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Rachel Bulman explains why our stripping away of the temporary trappings of the world during Lent allows for a greater longing for Christ. 

The first time I experienced Lent in the Catholic Church was in 2008, and it was a suffering that I am forever thankful for. I wasn’t Catholic yet, but I was adamant about going to as many of the Lenten liturgies and devotions that my local parish had to offer. I fasted, prayed, and offered alms and when I came into communion with the Church at Easter Vigil, I could barely choke out an "amen" when the priest offered me the Body and Blood of Christ on that fateful night.   

What had happened? Why was my heart so overwhelmed that words escaped me and tears streamed down my face?  

I had developed a longing for the eternal that I knew could only be met through one thing—the Eucharist—and I pray that this season returns me to that same longing.   

The world offers temporary satiation in many forms. We find it in success, in pleasure, in glory, and in honor. And, we even find it in the seemingly bad things too—in our failures, in our pain, in our sadness, and in our sins. So much so that we allow those things to define who we are. We become our jobs, our ministries, our successes, our failures, our frailties, our pain, and our sins. But what does this season invite us to? To let it all go because even the good of this world requires a sort of detachment so that the rightly ordered doesn’t become disordered. Namely, if we were created to worship, then worship is our posture. It never changes, but sometimes we are tempted to worship something other than God. 




What has taken the place of God within your worship? Where has your spirit found temporary rest in exchange for the eternal? How have you allowed the light of Christ to dim? The temptation to worship something other than God can be gradual or sudden but it often happens because the feeling has faded, or the effort required to maintain the light seems greater than what you can offer. It’s the point where your will meets your desire. If we desire holiness, we must decide to choose God even when it’s not easy, when we don’t feel like it, and when we can’t see through the darkness to find Him.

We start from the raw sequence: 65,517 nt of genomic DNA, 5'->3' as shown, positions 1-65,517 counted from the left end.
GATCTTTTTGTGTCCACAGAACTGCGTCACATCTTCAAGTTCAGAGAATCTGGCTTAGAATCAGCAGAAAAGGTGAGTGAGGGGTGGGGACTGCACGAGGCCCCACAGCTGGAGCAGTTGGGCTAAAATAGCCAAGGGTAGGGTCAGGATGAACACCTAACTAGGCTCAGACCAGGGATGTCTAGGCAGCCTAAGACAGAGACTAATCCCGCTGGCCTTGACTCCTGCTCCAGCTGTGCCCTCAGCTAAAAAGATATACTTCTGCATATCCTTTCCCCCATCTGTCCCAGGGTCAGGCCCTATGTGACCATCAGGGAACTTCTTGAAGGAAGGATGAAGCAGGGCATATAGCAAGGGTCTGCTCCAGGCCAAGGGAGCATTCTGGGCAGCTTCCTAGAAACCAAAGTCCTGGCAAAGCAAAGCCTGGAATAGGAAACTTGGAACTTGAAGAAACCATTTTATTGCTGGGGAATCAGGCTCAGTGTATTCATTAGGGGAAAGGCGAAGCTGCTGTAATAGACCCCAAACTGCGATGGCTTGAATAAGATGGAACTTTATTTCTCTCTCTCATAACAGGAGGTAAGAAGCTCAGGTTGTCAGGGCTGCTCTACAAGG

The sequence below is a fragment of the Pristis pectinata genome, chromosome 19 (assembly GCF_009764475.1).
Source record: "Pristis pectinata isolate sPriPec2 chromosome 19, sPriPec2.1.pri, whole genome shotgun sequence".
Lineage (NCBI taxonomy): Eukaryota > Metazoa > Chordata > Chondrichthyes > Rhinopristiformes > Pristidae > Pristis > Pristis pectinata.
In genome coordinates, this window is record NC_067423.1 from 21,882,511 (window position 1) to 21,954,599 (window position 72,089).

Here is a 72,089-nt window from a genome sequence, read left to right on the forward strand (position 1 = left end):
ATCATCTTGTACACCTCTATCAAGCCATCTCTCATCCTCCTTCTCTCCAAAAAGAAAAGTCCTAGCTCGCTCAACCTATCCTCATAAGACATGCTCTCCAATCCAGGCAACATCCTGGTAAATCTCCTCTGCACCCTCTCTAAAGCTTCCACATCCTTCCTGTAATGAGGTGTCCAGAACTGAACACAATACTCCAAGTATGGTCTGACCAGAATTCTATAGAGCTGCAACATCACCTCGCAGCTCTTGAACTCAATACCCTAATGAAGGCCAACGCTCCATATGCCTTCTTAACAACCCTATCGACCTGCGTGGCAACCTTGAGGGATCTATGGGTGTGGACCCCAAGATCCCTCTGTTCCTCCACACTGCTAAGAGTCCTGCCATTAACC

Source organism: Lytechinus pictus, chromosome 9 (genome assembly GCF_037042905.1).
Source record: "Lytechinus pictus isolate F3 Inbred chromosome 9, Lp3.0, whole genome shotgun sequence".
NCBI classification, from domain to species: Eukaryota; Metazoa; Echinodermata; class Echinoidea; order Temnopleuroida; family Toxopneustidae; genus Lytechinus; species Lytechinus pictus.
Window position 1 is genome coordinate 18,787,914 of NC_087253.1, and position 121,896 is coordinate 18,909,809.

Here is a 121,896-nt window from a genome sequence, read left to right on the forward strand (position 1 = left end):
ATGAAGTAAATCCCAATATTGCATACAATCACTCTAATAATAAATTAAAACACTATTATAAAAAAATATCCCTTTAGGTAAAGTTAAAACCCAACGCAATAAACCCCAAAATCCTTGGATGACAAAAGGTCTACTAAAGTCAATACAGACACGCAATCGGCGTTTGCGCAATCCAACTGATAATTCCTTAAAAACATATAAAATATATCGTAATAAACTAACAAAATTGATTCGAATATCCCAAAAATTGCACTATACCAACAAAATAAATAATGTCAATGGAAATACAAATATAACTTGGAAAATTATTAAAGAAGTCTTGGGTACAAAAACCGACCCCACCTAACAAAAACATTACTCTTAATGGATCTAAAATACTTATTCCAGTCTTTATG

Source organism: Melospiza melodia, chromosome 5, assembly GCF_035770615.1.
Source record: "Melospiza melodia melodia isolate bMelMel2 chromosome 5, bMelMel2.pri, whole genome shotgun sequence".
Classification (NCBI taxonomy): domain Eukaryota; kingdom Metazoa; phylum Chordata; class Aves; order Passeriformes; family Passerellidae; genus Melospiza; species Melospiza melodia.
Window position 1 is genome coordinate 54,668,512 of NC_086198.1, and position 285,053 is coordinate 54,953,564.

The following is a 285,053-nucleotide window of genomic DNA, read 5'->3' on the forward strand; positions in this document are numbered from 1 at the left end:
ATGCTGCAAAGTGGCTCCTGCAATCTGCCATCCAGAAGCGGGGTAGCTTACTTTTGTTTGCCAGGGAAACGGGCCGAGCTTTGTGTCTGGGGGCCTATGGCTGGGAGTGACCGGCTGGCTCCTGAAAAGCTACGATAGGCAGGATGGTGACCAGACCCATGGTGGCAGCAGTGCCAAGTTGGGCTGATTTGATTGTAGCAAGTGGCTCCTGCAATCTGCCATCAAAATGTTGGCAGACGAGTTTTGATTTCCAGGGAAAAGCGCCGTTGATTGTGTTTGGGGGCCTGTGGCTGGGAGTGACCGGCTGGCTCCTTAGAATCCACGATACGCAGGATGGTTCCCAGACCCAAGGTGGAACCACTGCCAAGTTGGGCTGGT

Lent offers us a time to strip away at all of the temporary trappings of this world until the eternal is revealed. We must give something up in order to make room for something more. Whatever that is—whether it be desserts and sodas or hot showers and coffee—make sure that you are giving it up to make room for God. When you’re longing for the temporal begins to take over, replace it with a longing for the eternal. As you think, “Man, I really miss coffee,” let your next thought be, “All for Christ.” 


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If we desire holiness, we must decide to choose God even when it’s not easy, when we don’t feel like it, and when we can’t see through the darkness to find Him. #CatholicMom


And when this season begins to draw to a close and we approach Holy Week, I pray that we find ourselves approaching the cross and the Paschal Mystery with a renewed vigor and a greater understanding of who Christ is and who He says we are. May we return to that same longing, ever greater and ever new, that all that we desire is found on the altar. May we become what we behold and be consumed by what we consume.  



Copyright 2024 Rachel Bulman
Images: Canva